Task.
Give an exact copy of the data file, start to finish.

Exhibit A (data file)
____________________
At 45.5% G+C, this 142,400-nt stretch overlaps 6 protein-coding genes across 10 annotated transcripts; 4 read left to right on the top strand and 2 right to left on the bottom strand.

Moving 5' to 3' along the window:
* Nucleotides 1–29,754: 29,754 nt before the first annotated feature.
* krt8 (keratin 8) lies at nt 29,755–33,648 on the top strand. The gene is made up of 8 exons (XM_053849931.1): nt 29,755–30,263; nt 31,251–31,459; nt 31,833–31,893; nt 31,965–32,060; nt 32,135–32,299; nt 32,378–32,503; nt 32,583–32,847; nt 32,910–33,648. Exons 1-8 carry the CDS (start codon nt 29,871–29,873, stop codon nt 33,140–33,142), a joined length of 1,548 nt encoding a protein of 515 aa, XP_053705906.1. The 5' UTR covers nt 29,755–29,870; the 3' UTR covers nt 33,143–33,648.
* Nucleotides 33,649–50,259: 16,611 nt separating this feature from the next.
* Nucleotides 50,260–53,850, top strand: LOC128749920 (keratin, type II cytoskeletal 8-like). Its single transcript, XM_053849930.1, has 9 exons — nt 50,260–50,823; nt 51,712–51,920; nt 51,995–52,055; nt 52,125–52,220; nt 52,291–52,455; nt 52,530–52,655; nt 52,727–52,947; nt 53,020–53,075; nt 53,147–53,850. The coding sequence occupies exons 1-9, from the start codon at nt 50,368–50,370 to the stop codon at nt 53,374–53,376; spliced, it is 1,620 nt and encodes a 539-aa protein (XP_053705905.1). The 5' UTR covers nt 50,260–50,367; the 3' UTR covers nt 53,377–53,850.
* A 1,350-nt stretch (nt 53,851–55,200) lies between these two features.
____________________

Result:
At 45.5% G+C, this 142,400-nt stretch overlaps 6 protein-coding genes across 10 annotated transcripts; 4 read left to right on the top strand and 2 right to left on the bottom strand.

Moving 5' to 3' along the window:
* Nucleotides 1–29,754: 29,754 nt before the first annotated feature.
* krt8 (keratin 8) lies at nt 29,755–33,648 on the top strand. The gene is made up of 8 exons (XM_053849931.1): nt 29,755–30,263; nt 31,251–31,459; nt 31,833–31,893; nt 31,965–32,060; nt 32,135–32,299; nt 32,378–32,503; nt 32,583–32,847; nt 32,910–33,648. Exons 1-8 carry the CDS (start codon nt 29,871–29,873, stop codon nt 33,140–33,142), a joined length of 1,548 nt encoding a protein of 515 aa, XP_053705906.1. The 5' UTR covers nt 29,755–29,870; the 3' UTR covers nt 33,143–33,648.
* Nucleotides 33,649–50,259: 16,611 nt separating this feature from the next.
* Nucleotides 50,260–53,850, top strand: LOC128749920 (keratin, type II cytoskeletal 8-like). Its single transcript, XM_053849930.1, has 9 exons — nt 50,260–50,823; nt 51,712–51,920; nt 51,995–52,055; nt 52,125–52,220; nt 52,291–52,455; nt 52,530–52,655; nt 52,727–52,947; nt 53,020–53,075; nt 53,147–53,850. The coding sequence occupies exons 1-9, from the start codon at nt 50,368–50,370 to the stop codon at nt 53,374–53,376; spliced, it is 1,620 nt and encodes a 539-aa protein (XP_053705905.1). The 5' UTR covers nt 50,260–50,367; the 3' UTR covers nt 53,377–53,850.
* A 1,350-nt stretch (nt 53,851–55,200) lies between these two features.